A slight loss in appetite is considered somewhat of the norm in the senior years. There is several reasons why this occurs and in most cases it is a moderate reduction and not a cause for concern. Sometimes a senior may experience an increase in appetite that is associated with frequent hunger pangs even a short while after eating and leading to weight gain. Here to it may not be a cause for concern but should be investigated as it can be a sign of several conditions.
Appetite Control in the Body
The appetite is largely determined by the amount of physical activity in a day. Seniors, particularly those who are retired, are often less active than younger people and coupled with the side effects of some medication there is a moderate decrease in appetite which is understandable.
Two centers in the brain control food intake – the hunger center and the satiety center. The main factor that influences these two centers is the blood glucose levels and various hormones. When the blood glucose levels are low, a person feels hungry due to the activity of the hunger center. Conversely a normal blood glucose level as well as filling of the stomach will activate the satiety center which then decreases hunger.
Although this is a simplistic explanation of appetite control, it does highlight the importance of blood glucose levels and even the stretching of the stomach in determining appetite. There are various other factors that may have some effect on hunger like the sight or smell of tasty foods and a persons mental and emotional state.
Causes of Increased Appetite
The following factors can increase a person’s appetite :
- Vigorous physical activity above the norm for a person.
- Low blood glucose levels.
- Psychological stress.
- Desirable foods.
- Hormone fluctuations.
- Stopping a medication that may have previously caused a decrease in appetite.
- Reduced absorption of nutrients from the gut.
Several conditions can also cause an increase in appetite. This includes :
- Diabetes mellitus (sugar diabetes)
- Hypoglycemia – low blood sugar levels
- Taeniasis – tapeworm infection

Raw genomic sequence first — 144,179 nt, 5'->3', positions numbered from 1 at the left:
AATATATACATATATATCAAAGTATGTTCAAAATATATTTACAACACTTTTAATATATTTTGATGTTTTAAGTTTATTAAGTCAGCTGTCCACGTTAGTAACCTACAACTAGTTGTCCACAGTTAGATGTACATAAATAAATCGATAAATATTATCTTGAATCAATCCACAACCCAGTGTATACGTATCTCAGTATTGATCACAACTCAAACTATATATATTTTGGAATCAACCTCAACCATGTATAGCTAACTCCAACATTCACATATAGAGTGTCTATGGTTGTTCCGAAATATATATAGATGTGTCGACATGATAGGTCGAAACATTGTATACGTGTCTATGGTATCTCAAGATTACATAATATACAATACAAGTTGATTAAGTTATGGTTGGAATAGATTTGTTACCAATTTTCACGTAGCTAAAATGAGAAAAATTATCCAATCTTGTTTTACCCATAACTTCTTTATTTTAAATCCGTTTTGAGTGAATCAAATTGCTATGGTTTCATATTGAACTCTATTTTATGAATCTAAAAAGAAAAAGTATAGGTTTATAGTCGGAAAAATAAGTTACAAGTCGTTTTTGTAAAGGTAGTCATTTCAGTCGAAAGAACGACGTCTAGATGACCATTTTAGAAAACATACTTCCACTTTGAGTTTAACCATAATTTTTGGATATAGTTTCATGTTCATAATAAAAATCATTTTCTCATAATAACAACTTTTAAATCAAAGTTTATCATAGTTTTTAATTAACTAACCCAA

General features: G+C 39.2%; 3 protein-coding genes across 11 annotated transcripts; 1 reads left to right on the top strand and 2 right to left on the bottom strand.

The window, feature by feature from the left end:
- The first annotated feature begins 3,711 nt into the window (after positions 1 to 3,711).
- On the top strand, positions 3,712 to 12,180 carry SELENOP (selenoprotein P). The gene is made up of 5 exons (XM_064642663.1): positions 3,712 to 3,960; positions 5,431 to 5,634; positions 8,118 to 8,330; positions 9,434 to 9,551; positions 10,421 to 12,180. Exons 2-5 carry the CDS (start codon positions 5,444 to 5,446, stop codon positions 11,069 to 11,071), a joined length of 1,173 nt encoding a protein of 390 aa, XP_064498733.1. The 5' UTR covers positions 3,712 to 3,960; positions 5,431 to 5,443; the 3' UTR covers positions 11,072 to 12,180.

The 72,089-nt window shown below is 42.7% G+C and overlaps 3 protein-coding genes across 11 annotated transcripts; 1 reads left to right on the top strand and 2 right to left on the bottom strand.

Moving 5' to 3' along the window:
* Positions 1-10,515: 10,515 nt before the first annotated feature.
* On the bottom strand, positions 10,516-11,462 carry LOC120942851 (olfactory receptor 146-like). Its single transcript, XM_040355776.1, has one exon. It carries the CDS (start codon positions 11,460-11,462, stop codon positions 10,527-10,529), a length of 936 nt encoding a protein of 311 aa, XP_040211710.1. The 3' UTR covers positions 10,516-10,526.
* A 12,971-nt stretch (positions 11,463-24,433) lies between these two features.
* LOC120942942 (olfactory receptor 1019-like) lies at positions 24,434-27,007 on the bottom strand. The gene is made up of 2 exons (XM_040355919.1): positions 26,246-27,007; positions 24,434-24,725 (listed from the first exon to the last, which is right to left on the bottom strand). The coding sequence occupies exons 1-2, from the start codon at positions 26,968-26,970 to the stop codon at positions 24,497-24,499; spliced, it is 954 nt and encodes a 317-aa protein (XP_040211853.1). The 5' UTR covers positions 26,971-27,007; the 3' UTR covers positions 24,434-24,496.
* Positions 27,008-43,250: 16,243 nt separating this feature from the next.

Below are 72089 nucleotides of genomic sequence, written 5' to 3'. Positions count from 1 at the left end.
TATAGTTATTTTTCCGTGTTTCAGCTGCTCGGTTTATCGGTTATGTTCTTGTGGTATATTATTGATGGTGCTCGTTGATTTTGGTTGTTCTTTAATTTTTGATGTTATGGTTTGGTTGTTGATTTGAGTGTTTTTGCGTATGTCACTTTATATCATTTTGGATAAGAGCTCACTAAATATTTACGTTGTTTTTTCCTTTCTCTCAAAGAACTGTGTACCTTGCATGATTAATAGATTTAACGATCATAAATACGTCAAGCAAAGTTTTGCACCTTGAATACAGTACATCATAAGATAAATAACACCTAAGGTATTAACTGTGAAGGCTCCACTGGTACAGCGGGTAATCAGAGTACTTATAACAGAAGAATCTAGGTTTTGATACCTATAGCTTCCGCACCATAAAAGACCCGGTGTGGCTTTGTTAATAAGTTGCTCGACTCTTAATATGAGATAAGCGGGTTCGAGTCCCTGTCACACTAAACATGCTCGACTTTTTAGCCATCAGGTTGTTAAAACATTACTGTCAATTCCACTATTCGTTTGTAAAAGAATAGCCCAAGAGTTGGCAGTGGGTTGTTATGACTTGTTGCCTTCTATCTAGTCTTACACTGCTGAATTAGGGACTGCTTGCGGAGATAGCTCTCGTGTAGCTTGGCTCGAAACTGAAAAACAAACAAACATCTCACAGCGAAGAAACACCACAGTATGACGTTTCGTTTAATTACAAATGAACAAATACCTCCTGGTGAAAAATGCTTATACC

- Bowel problems like sprue, celiac disease and short bowel syndrome.
- Gastritis – stomach inflammation
- Peptic ulcer disease – sores in the upper gut
- Hormone disorders like hyperthyroidism and acromegaly.
- Medication side effects or overuse of drugs for treating psychiatric disorders, diabetes mellitus, thyroid problems and nausea and vomiting in cancer patients.
Symptoms with Increased Appetite
An increased appetite should lead to weight gain if the daily physical activity remains the same. However, an increase in food consumption without weight gain may be indicative of an underlying problem. Burning in the stomach and stomach cramps can sometimes be mistaken as signs of excessive hunger. Due to the various mechanisms by which one experiences the sensation of hunger, other symptoms may also arise such as :
- Nausea sometimes with vomiting
- Excessive salivation
- Blurred vision
Is an increased appetite a problem?
Slight changes in appetite occur throughout life for many reasons and does not pose a problem to one’s health. However, when there is a major change in the body, it can quickly disrupt the normal state of balance known as homeostasis. This applies to both an increase or decrease in appetite. Any prolonged change in appetite should therefore be considered as a problem especially when there is fluctuations of body weight, fatigue, drop in the immune defenses and a general feeling of being unwell (malaise) even when other symptoms as mentioned above are not present.
Last Updated: February 29th, 2012 by